Economics Nobel Prize winners see War as a Game
Thomas Schelling and Robert Aumann, the Nobel Prize winners who see war as a game
The two winners of the 2005 Nobel Economics Prize, Thomas C. Schelling and Robert J. Aumann, received the award for their contribution to the “Game Theory”. In fact, Thomas C. Schelling was the theoretician of the military escalation during the Viêt-Nam war and he currently justifies the US decision not to sign the Kyoto Protocol and to ignore the UN Millennium Objectives. Robert J. Aumann is an esoteric Talmudist who has theorized about the use of collective punishment to oppress Palestinians.
The 2005 Nobel Economics Prize was granted by the Swedish Bank, on October 10th, to Robert J. Aumann and Thomas C. Schelling for their work on “Game Theory”. The jury noted in their communiqué that these works led to a rational knowledge of human behaviour using a model that can be applied to political and economic negotiations, thus contributing to a rapprochement between economic sciences and all the other sciences.
Probably considering that the Bank of Sweden enjoys the infallibility of the Pope, the media echoed the news and applauded the winners without worrying about the exact nature of their work and its use or the reasons that may have led to the jury’s choice.
Robert J. Aumann, theoretician of military oppression
But let us leave aside the somewhat folkloric case of cabbalistic mathematician Robert J. Aumann, whose main contribution to humanity seems to have been the application of the Game Theory to the reading of Tamud, particularly for the resolution of a cruel dilemma about the distribution of the inheritance of a dead husband among three widows. The laureate also became known for his esoteric research about the hidden codes of the Torah.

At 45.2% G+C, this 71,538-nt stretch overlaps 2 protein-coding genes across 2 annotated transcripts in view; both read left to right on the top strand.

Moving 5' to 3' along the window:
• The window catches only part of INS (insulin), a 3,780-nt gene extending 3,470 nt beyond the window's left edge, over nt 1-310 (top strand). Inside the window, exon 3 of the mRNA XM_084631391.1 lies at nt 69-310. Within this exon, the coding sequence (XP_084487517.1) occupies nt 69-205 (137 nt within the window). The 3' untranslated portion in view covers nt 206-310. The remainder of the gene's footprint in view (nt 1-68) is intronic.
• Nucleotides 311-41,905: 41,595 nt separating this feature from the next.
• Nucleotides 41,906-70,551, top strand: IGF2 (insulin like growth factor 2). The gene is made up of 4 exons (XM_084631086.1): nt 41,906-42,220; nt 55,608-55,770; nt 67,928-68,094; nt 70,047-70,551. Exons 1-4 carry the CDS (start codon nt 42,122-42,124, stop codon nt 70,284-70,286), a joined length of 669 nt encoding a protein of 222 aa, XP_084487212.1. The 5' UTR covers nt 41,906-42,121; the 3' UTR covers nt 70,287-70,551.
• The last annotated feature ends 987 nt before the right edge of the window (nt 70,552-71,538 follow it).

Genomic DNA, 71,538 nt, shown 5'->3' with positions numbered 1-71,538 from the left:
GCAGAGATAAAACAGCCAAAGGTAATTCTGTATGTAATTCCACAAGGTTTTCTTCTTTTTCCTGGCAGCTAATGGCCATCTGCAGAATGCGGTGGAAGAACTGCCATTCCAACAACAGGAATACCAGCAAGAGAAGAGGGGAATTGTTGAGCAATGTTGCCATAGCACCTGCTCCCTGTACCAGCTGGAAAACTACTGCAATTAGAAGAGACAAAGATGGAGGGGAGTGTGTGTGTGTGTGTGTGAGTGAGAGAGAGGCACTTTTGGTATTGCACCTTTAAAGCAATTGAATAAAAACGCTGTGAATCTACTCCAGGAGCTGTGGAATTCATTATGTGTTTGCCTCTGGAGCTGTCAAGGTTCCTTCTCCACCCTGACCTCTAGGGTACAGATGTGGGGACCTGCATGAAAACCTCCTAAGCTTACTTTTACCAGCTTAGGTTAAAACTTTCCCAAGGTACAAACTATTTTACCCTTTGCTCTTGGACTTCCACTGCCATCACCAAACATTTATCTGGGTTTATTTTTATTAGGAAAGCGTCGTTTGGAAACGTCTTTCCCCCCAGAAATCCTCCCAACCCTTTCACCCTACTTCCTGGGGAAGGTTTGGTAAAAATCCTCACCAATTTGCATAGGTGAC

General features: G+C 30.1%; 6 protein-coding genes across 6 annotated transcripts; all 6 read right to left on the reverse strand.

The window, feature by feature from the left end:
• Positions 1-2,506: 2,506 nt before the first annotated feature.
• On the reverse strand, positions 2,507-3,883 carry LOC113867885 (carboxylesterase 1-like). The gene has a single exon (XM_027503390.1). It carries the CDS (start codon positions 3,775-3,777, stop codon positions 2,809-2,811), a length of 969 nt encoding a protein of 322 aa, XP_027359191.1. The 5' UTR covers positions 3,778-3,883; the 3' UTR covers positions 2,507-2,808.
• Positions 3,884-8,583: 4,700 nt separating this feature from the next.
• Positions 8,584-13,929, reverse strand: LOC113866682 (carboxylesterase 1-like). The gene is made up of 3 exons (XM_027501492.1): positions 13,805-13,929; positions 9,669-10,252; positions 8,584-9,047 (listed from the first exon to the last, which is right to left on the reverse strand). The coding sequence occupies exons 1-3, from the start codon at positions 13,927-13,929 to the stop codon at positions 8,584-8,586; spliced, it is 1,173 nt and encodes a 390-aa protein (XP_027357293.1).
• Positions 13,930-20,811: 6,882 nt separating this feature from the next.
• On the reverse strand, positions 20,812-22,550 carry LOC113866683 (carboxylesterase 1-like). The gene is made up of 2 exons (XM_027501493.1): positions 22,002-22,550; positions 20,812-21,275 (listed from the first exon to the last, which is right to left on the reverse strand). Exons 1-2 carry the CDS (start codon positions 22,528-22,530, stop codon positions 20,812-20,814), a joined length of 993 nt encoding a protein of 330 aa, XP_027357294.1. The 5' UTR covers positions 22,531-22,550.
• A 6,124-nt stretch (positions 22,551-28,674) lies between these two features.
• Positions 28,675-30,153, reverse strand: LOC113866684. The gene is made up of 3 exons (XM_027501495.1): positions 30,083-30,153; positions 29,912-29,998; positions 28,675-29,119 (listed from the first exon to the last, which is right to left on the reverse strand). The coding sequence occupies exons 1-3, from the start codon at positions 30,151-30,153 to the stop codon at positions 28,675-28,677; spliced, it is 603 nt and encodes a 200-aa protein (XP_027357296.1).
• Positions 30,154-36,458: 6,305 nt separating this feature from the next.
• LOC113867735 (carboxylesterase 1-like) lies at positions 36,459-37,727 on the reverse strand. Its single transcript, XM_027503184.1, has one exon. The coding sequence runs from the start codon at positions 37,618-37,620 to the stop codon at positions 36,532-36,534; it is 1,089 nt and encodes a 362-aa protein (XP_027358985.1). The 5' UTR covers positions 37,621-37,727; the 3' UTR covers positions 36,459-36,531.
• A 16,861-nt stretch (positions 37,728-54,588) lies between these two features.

Robert J. Aumann also theorized about the application of the principle of “forceful cooperation” due to the “fear of punishment” in the treatment given to the Palestinians, a method that, by establishing collective punishment, violates international conventions. Aumann is a member of an extremist organization, Professors for a Strong Israel, which he himself helped create to sabotage the Oslo accords. Robert J. Aumann, who defends the Great Israel upon a Jewish racial foundation, opposes the creation of a Palestinian state and currently is part of a campaign against Ariel Sharon and in favour of the annexation of the Gaza Strip.
But let us focus on the exemplary case of the other laureate.
Thomas C. Schelling, theoretician of the military escalation
Born in 1921, Thomas C. Schelling studied economics at the University of Berkeley during World War II. Later, in 1945, he entered the Federal Budget Bureau while he was preparing his doctorate in Harvard. In 1948 he worked in Paris with the US ambassador Averel Harriman in the implementation of the Marshall Plan.
The Harriman family had become one of the richest ones in the United States after the construction of the Pacific railroad. During the 1930s, Averell had given his financial support in Germany to Chancellor Hitler, whose thesis in favour of eugenics he shared as much as his anticommunist obsession. However, in 1941, Averell Harriman changed sides after he considered that the Nazi imperialism was a threat to Anglo-Saxon sea dominance. Then, Harriman’s businesses were run by his proxy Prescott Bush (George W. Bush’s grandfather) and his defender in the legal field was the cabinet of Allen Dulles (future CIA chief).
The Marshall Plan was a project to reconstruct Europe, which objective was to secure the US investments through the creation of an internal market and to influence political processes in order to prevent the communists from accessing power through the democratic way.